There were specific reports intercepted regarding the four missing men from the aircraft missing on February 5, 1973. Radio reports indicated that the four were transported to the North Vietnam border. None were released in the general POW release beginning the next month.

Peter Cressman enlisted in the United States Air Force in August, 1969 and after two years at Elmendorf AFB in Anchorage, Alaska he volunteered for service in Vietnam and left for Da Nang in June 1972.

In Da Nang, Peter spent his free hours at Sacred Heart Orphanage. His letters to his hometown priest in Oakland, New Jersey, resulted in the forming of "Operation Forget-Me-Not". Community schools, churches, merchants and citizens joined the effort to help the innocent victims of war. The group eventually provided a boxcar of supplies to the orphans.

Peter was transferred to the airbase at Ubon, Thailand. He believed the secret missions being flown into Laos were illegal, and had written letters to his congressman in that regard. His family has been active in efforts to locate information on Peter and the nearly 2500 others who remain unaccounted for. They founded the National Forget-Me-Not Association for POW/MIAs in St.Petersburg, Florida, the largest POW advocacy group in the country.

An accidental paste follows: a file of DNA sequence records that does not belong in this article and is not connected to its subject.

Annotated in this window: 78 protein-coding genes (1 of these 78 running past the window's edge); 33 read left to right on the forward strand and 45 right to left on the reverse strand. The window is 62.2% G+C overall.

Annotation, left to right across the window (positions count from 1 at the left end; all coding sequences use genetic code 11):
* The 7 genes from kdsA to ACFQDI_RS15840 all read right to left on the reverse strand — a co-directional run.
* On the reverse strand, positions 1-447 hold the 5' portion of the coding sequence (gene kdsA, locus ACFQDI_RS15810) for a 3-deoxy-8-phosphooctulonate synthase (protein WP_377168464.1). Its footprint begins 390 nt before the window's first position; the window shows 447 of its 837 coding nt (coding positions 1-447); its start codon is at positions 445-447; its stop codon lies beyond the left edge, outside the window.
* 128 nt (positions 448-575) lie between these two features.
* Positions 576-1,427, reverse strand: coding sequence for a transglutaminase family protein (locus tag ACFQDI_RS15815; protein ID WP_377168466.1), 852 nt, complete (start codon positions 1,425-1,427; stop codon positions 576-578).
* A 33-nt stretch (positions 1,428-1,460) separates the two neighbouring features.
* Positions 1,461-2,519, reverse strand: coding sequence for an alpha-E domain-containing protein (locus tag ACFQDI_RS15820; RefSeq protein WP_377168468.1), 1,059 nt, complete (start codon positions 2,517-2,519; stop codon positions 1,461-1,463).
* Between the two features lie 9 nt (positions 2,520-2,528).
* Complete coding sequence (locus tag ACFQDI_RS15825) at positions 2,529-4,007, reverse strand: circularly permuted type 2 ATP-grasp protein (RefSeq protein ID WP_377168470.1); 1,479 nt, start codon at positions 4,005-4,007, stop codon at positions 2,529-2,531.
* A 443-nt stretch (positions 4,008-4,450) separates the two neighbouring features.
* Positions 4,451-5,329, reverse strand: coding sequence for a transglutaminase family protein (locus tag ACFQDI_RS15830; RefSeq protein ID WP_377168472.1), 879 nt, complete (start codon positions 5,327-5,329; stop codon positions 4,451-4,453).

Joseph Matejov enlisted in the Air Force in 1970 from his home state of New York and went to Southeast Asia in April, 1972. Joe's father and two brothers were career military. His sister graduated from West Point in 1981. Steven Matejov died in 1984 not knowing what happened to his son. Joe's mother, Mary says, "Joe may be alive. If so, this government has a legal and moral responsibility to get him home. The next generation of servicemen should not have to wonder if they will answer the call to defend their country only to be abandoned. We must stop this tragedy now, and never allow it to happen again."